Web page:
Over the last several weeks, I have met with thousands of North Carolina parents and teachers. My district’s Union County Public Schools has been recognized as the highest performing large school district in the state and its own Weddington High School was singled out as the best overall performing high school in North Carolina. Parents and teachers, who are afraid this will end as a result of anticipated funding cuts and teacher layoffs, understand that smart teachers and TA’s have achieved these results by working with parents and kids.
One mother wrote: “We cannot afford to hide behind the way business has been done in the past.” She is absolutely right! We need a fundamental overhaul of how we tax, spend, and administrate. We must value and reward these incredible men and women that teach, counsel, coach, and encourage our students. Our instructional personnel often direct traffic, meet with parents, attend interminable meetings, fix broken hearts, and in some cases, change diapers. We have placed burdens on teachers that were not even considered when most of us were in school.
We must stop micro-managing teachers and principals and remove the burdens of bureaucracy. Testing has become the goal of teaching rather than the measure of learning. Last year, the General Assembly passed The Teacher Paperwork Reduction Act, eliminating redundant reports and reducing the number of state-mandated student tests. We must allow local school districts to put money where it is most needed, rather than enacting mandates, deadlines, and tests.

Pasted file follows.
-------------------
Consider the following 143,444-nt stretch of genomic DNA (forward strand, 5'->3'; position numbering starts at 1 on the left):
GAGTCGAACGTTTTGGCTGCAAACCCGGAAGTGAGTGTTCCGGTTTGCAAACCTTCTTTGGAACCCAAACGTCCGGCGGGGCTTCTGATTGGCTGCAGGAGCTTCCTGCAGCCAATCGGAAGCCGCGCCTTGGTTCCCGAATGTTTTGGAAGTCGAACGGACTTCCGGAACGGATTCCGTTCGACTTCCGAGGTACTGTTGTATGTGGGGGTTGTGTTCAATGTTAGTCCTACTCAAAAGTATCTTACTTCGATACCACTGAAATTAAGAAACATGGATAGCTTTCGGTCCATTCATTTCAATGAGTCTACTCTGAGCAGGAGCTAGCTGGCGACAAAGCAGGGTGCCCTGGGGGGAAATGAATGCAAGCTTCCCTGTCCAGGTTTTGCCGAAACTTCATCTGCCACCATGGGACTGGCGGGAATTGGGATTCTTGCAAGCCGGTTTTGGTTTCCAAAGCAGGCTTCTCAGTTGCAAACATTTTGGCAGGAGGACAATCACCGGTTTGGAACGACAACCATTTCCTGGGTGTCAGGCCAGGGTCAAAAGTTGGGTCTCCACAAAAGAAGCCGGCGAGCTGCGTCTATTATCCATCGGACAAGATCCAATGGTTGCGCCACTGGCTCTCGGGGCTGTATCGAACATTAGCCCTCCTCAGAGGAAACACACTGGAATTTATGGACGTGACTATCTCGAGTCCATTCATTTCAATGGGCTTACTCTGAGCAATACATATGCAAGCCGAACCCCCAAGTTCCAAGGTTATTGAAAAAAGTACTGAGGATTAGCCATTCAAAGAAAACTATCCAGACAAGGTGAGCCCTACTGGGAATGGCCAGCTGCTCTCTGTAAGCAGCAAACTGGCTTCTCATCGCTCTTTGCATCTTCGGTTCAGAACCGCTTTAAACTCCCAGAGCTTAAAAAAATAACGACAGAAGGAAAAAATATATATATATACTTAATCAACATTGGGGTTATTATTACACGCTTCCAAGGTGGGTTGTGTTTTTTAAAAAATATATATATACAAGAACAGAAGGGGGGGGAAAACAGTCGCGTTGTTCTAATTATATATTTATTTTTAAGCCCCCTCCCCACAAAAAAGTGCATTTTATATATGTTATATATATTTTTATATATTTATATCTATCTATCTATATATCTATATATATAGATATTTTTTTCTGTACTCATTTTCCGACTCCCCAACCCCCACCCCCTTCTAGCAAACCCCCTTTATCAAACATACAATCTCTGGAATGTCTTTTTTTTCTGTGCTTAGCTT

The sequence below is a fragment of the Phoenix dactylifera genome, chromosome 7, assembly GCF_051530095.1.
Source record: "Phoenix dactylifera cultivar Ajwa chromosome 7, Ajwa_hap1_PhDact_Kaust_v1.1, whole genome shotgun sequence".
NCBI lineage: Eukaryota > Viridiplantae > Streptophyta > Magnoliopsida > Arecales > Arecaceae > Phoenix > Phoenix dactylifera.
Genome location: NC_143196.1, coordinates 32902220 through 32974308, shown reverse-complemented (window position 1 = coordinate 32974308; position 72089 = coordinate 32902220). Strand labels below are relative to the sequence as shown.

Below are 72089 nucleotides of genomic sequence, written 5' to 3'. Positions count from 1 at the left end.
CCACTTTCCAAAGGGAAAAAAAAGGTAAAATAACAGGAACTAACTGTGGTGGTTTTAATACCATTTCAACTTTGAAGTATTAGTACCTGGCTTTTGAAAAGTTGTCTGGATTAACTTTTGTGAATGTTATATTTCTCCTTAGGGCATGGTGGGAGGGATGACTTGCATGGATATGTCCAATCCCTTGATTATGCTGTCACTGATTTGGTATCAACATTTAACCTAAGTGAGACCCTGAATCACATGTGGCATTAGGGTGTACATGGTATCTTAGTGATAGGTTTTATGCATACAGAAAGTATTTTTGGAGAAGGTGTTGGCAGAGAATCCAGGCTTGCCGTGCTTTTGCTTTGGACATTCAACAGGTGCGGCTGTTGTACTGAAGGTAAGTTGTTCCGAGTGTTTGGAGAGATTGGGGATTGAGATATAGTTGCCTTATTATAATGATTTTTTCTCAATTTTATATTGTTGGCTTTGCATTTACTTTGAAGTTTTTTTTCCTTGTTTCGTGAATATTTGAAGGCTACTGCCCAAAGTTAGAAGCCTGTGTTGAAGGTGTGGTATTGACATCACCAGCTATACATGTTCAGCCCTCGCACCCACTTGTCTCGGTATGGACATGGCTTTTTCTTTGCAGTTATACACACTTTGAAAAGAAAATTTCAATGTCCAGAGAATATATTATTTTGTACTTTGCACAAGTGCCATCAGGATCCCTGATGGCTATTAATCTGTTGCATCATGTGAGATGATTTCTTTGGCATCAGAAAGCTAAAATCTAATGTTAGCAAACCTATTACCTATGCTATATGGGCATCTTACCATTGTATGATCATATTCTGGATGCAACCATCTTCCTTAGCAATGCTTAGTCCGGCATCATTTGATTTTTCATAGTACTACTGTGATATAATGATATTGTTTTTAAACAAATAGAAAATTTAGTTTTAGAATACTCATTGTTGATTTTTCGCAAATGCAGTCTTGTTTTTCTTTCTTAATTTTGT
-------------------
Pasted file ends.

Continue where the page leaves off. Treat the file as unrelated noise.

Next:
The General Assembly must thoroughly review, carefully construct and realistically implement new concepts by drawing on successful ideas in places like Florida and Indiana. For example: the funding allocation formula is a muddle of unnecessary rules and regulations from the state and federal government. We must all share the responsibility and we all must share in the fix.
We must be responsible and responsive in how we perform education in North Carolina. Parents deserve to know how their schools are performing and be able to send their kids where they will get the best educational opportunities. They will not simply accept that the state is broke or that our schools are broken. They want it fixed. I don’t blame them.
Education is the top budget priority in North Carolina, accounting for nearly 60% of the state’s $20 billion annual budget. North Carolina ranks 11th in the nation in education funding and was recently recognized by The White House as 10th in the nation in increased education spending. And yet, funding challenges remain.
Simply raising taxes is not an answer. Raising taxes makes poor people poorer. We must use that strangest of all virtues, common sense. The nice-to-do must be set aside while we fund the need-to-do. Partnerships with local education organizations and the flexible application of all available resources are part of the solution. The General Assembly must fund education sufficiently, but put new emphasis on ensuring that the people’s money is used wisely.
Smart Boards are no replacement for smart teachers. Smart teachers and smart teaching assistants in the classroom, working with smart parents at home, is how we will make North Carolina “The Smart Kids State.”